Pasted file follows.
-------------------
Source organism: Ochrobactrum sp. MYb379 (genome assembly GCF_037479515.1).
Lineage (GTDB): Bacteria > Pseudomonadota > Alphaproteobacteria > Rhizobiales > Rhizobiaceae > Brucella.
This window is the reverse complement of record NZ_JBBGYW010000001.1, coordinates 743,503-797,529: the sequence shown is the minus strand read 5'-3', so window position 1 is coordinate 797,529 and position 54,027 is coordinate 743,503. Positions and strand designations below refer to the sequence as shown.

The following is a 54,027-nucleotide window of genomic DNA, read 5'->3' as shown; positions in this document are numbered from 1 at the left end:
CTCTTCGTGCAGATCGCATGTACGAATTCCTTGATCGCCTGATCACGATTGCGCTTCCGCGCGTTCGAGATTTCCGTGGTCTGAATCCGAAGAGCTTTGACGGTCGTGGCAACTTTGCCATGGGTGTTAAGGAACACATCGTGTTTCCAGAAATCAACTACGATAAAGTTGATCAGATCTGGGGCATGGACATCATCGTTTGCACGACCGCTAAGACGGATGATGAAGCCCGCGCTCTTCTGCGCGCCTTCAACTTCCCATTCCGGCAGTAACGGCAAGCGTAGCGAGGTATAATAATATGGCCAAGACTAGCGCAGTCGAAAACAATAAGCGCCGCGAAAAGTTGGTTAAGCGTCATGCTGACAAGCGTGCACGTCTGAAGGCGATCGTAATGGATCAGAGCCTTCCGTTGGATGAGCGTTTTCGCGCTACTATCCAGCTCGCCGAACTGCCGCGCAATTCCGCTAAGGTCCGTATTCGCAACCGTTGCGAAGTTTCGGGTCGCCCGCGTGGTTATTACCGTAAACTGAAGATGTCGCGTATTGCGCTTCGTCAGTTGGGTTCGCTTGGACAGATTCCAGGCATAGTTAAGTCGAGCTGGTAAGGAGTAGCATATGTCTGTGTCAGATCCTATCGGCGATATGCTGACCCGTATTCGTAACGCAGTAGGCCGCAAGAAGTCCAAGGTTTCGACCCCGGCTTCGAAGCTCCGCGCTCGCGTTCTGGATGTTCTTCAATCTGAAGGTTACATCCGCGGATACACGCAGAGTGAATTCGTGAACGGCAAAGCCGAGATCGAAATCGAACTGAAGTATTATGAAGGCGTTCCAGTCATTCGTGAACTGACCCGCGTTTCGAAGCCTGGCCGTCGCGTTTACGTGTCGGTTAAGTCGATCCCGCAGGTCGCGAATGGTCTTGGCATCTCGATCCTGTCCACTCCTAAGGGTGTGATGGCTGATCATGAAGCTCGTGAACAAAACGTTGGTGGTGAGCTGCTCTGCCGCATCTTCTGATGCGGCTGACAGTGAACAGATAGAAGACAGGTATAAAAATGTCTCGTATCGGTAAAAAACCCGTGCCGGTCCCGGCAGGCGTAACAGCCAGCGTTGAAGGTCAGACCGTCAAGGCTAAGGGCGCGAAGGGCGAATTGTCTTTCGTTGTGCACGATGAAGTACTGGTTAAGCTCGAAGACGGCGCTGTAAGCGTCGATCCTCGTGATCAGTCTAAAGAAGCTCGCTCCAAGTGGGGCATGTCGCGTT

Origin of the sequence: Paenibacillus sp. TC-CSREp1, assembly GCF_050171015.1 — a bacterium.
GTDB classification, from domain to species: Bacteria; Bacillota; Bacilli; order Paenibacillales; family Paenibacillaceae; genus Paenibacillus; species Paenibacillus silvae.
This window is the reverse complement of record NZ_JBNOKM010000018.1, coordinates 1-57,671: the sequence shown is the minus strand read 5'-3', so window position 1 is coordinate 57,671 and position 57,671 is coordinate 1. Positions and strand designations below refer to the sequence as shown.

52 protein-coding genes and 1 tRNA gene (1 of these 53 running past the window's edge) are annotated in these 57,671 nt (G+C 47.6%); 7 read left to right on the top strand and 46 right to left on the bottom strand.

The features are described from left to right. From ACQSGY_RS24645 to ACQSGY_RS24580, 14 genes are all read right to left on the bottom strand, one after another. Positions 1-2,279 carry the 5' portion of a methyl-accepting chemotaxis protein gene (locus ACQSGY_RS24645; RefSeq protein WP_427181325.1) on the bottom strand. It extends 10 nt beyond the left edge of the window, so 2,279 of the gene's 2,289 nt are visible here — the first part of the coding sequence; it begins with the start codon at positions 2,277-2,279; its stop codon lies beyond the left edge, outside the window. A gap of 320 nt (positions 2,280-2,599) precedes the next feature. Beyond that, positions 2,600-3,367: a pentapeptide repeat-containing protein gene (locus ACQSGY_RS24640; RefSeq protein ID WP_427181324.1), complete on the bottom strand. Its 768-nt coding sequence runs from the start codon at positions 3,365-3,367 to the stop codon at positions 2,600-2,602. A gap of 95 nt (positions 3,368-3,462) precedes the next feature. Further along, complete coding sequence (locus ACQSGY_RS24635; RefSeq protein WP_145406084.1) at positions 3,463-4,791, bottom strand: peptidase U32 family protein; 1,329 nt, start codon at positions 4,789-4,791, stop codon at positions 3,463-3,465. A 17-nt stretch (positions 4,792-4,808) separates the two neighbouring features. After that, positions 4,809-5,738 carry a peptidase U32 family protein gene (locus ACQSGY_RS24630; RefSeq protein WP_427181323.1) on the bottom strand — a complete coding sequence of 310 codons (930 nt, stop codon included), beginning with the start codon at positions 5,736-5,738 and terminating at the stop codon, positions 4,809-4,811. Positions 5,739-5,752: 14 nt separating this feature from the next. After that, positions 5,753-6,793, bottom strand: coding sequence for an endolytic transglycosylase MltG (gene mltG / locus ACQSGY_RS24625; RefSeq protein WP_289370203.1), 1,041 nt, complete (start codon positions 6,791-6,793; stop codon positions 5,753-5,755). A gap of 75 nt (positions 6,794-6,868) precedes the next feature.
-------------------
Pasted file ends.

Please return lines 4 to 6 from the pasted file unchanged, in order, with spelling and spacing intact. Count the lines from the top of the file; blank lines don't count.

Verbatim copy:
The following is a 54,027-nucleotide window of genomic DNA, read 5'->3' as shown; positions in this document are numbered from 1 at the left end:
CTCTTCGTGCAGATCGCATGTACGAATTCCTTGATCGCCTGATCACGATTGCGCTTCCGCGCGTTCGAGATTTCCGTGGTCTGAATCCGAAGAGCTTTGACGGTCGTGGCAACTTTGCCATGGGTGTTAAGGAACACATCGTGTTTCCAGAAATCAACTACGATAAAGTTGATCAGATCTGGGGCATGGACATCATCGTTTGCACGACCGCTAAGACGGATGATGAAGCCCGCGCTCTTCTGCGCGCCTTCAACTTCCCATTCCGGCAGTAACGGCAAGCGTAGCGAGGTATAATAATATGGCCAAGACTAGCGCAGTCGAAAACAATAAGCGCCGCGAAAAGTTGGTTAAGCGTCATGCTGACAAGCGTGCACGTCTGAAGGCGATCGTAATGGATCAGAGCCTTCCGTTGGATGAGCGTTTTCGCGCTACTATCCAGCTCGCCGAACTGCCGCGCAATTCCGCTAAGGTCCGTATTCGCAACCGTTGCGAAGTTTCGGGTCGCCCGCGTGGTTATTACCGTAAACTGAAGATGTCGCGTATTGCGCTTCGTCAGTTGGGTTCGCTTGGACAGATTCCAGGCATAGTTAAGTCGAGCTGGTAAGGAGTAGCATATGTCTGTGTCAGATCCTATCGGCGATATGCTGACCCGTATTCGTAACGCAGTAGGCCGCAAGAAGTCCAAGGTTTCGACCCCGGCTTCGAAGCTCCGCGCTCGCGTTCTGGATGTTCTTCAATCTGAAGGTTACATCCGCGGATACACGCAGAGTGAATTCGTGAACGGCAAAGCCGAGATCGAAATCGAACTGAAGTATTATGAAGGCGTTCCAGTCATTCGTGAACTGACCCGCGTTTCGAAGCCTGGCCGTCGCGTTTACGTGTCGGTTAAGTCGATCCCGCAGGTCGCGAATGGTCTTGGCATCTCGATCCTGTCCACTCCTAAGGGTGTGATGGCTGATCATGAAGCTCGTGAACAAAACGTTGGTGGTGAGCTGCTCTGCCGCATCTTCTGATGCGGCTGACAGTGAACAGATAGAAGACAGGTATAAAAATGTCTCGTATCGGTAAAAAACCCGTGCCGGTCCCGGCAGGCGTAACAGCCAGCGTTGAAGGTCAGACCGTCAAGGCTAAGGGCGCGAAGGGCGAATTGTCTTTCGTTGTGCACGATGAAGTACTGGTTAAGCTCGAAGACGGCGCTGTAAGCGTCGATCCTCGTGATCAGTCTAAAGAAGCTCGCTCCAAGTGGGGCATGTCGCGTT

Origin of the sequence: Paenibacillus sp. TC-CSREp1, assembly GCF_050171015.1 — a bacterium.